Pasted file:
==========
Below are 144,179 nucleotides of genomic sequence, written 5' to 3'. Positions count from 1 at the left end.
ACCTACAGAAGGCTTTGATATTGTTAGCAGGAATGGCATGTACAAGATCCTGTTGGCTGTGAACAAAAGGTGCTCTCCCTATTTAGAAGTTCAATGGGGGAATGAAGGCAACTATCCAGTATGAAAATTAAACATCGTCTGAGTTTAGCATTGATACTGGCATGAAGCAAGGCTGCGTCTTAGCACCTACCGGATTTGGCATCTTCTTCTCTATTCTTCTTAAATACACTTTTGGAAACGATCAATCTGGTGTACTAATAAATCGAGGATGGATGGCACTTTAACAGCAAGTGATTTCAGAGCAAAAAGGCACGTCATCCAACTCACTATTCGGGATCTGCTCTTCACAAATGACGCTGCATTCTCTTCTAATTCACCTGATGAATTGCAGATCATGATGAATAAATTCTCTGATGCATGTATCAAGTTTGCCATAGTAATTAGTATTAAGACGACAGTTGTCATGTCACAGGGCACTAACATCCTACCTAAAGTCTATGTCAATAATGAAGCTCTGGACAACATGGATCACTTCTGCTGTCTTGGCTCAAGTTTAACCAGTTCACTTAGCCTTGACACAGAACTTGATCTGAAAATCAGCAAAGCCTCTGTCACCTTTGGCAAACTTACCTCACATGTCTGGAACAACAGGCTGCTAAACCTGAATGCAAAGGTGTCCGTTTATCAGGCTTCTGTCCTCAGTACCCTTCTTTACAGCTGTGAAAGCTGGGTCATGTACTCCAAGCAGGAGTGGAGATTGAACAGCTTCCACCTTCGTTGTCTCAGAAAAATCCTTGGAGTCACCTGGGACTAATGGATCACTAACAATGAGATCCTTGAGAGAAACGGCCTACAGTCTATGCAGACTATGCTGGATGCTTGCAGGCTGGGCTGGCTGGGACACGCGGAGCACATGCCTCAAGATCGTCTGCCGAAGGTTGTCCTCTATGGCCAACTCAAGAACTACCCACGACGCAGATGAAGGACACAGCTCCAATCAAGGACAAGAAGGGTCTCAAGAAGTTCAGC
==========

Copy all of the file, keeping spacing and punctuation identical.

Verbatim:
Below are 144,179 nucleotides of genomic sequence, written 5' to 3'. Positions count from 1 at the left end.
ACCTACAGAAGGCTTTGATATTGTTAGCAGGAATGGCATGTACAAGATCCTGTTGGCTGTGAACAAAAGGTGCTCTCCCTATTTAGAAGTTCAATGGGGGAATGAAGGCAACTATCCAGTATGAAAATTAAACATCGTCTGAGTTTAGCATTGATACTGGCATGAAGCAAGGCTGCGTCTTAGCACCTACCGGATTTGGCATCTTCTTCTCTATTCTTCTTAAATACACTTTTGGAAACGATCAATCTGGTGTACTAATAAATCGAGGATGGATGGCACTTTAACAGCAAGTGATTTCAGAGCAAAAAGGCACGTCATCCAACTCACTATTCGGGATCTGCTCTTCACAAATGACGCTGCATTCTCTTCTAATTCACCTGATGAATTGCAGATCATGATGAATAAATTCTCTGATGCATGTATCAAGTTTGCCATAGTAATTAGTATTAAGACGACAGTTGTCATGTCACAGGGCACTAACATCCTACCTAAAGTCTATGTCAATAATGAAGCTCTGGACAACATGGATCACTTCTGCTGTCTTGGCTCAAGTTTAACCAGTTCACTTAGCCTTGACACAGAACTTGATCTGAAAATCAGCAAAGCCTCTGTCACCTTTGGCAAACTTACCTCACATGTCTGGAACAACAGGCTGCTAAACCTGAATGCAAAGGTGTCCGTTTATCAGGCTTCTGTCCTCAGTACCCTTCTTTACAGCTGTGAAAGCTGGGTCATGTACTCCAAGCAGGAGTGGAGATTGAACAGCTTCCACCTTCGTTGTCTCAGAAAAATCCTTGGAGTCACCTGGGACTAATGGATCACTAACAATGAGATCCTTGAGAGAAACGGCCTACAGTCTATGCAGACTATGCTGGATGCTTGCAGGCTGGGCTGGCTGGGACACGCGGAGCACATGCCTCAAGATCGTCTGCCGAAGGTTGTCCTCTATGGCCAACTCAAGAACTACCCACGACGCAGATGAAGGACACAGCTCCAATCAAGGACAAGAAGGGTCTCAAGAAGTTCAGC